Focusing on the basics, like customer service, will make a big difference to how your business survives the current financial crisis. Email newsletters may not be exciting, but they keep customers engaged.
Like most of you reading this piece, I run a small business. We have 10 full-time staff and about 30 contributors. I do quite a bit of traveling that takes me out of the business on a regular basis.
When I got back from an extended visit to the US and Korea in January, I sat down with the staff to brief them on product trends and what I felt might be the ‘next big thing’ in consumer electronics. However, the conversation soon turned to what we would be doing as a company and individually in the face of what would clearly be a worsening economy. I told them I felt attitude would play a huge role in small business survival in the coming months.
The US is in the grip of a media-driven view of the world undergoing financial Armageddon. Every newspaper, radio show, and TV news report is loaded with negativity. I stopped watching American TV on my second day in the US.
There is an old adage in the media that reporting on a train wreck will earn double the ratings of a good news story. This is the state of the US media and it is infectious. We need to be careful that the Australian media doesn’t go down the same path.
My staff strongly advised me to cancel future trips and stay working in the business as well as on the business. Most importantly, the company and I should focus our attention on three things:
- Customer service
- Customer service
- Customer service
The component that has worked for our suppliers and customers has been our web newsletter. We send weekly email updates to 250 suppliers and more than 45,000 gadgetguy.com.au subscribers, and it has been a tremendous boon to the business.
The newsletter is one of the most efficient ways of communicating with customers. It’s not sexy and it’s not new by any means, but an email newsletter might just work for your business, too.
As business analyst Sarah Lacy says in Business Week, “Of course, we’re all waiting on companies like YouTube, Facebook, Slide, and Twitter to come up with the next great Google-esque plan to make money from social media. Meantime, why not reap some low-hanging fruit with a newsletter? No, it’s not likely to make your company a billion-dollar Web powerhouse. But it just might help you eke a few more months — if not quarters — from your potentially dwindling capital dollars.”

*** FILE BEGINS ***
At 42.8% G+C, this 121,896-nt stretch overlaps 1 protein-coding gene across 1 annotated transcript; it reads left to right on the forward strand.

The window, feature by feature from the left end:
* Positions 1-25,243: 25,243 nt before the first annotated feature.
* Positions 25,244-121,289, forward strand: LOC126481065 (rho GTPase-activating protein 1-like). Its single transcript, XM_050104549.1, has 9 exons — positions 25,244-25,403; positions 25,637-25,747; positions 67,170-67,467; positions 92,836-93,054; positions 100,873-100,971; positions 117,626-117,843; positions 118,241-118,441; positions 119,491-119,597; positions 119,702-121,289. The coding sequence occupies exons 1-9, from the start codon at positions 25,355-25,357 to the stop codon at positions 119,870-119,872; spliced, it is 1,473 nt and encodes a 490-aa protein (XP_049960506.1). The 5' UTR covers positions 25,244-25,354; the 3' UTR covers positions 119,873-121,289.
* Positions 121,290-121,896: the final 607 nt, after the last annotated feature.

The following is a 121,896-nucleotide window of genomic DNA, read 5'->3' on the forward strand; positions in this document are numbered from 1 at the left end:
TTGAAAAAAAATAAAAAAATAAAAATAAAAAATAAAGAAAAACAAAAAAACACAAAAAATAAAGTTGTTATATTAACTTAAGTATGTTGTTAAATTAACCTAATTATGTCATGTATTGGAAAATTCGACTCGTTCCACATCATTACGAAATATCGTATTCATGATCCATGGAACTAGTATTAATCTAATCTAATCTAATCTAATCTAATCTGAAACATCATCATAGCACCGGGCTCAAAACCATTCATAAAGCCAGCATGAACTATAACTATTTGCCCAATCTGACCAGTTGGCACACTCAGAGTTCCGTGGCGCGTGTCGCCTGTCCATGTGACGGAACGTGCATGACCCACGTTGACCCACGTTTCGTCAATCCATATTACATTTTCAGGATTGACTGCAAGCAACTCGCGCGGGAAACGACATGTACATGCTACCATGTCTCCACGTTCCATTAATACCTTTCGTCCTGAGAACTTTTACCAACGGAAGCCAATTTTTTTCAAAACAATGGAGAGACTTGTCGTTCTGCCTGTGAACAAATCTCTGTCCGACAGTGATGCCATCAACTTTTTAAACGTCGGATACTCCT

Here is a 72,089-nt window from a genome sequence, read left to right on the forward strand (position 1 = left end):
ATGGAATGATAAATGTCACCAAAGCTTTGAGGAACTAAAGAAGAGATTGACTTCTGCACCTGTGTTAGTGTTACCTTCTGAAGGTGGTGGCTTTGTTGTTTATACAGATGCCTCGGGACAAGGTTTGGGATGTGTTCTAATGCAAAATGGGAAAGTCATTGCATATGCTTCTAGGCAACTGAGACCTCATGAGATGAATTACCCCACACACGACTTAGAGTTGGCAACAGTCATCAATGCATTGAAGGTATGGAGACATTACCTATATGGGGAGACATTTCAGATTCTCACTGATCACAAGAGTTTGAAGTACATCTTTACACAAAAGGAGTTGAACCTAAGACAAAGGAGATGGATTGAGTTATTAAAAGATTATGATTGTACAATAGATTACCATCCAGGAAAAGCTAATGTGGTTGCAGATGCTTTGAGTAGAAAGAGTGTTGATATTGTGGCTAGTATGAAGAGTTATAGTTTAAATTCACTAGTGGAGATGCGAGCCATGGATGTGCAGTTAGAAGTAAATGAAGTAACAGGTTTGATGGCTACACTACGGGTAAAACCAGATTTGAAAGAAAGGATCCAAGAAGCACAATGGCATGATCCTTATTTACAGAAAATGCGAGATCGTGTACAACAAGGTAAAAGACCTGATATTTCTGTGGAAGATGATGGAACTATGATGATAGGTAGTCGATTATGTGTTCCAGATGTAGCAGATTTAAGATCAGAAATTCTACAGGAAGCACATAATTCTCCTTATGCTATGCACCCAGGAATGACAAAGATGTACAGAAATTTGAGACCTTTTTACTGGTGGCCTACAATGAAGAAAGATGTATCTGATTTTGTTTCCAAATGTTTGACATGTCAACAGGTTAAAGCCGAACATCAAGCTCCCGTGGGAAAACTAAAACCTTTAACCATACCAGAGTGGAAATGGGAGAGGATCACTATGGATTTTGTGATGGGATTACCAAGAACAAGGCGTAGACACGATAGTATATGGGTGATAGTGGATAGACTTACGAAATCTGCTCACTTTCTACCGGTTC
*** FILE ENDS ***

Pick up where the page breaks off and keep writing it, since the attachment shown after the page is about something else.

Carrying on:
Lacy explains the value of a newsletter succinctly: “It may sound odd that space on a low-tech newsletter could be so desirable to advertisers… But remember that signing up for and opening an email newsletter is a much bigger commitment than passively clicking on a link that takes you to a blog post.
“Advertisers eat up that kind of engagement because it’s different, tangible, and more likely to result in an action such as making a purchase.”
The content has to be just right: light, tasty 150-word morsels with links to more information on the website.
The regular Gadget Guy newsletter has made a huge difference to our business.
As for me, I’m visiting customers on both sides of the business equation; making myself more accessible, and thinking about what’s needed in the business while developing new strategies for working on the business.
###‘Gadget Guy Peter Blasina is a small business owner and technology reporter on Seven’s Sunrise.
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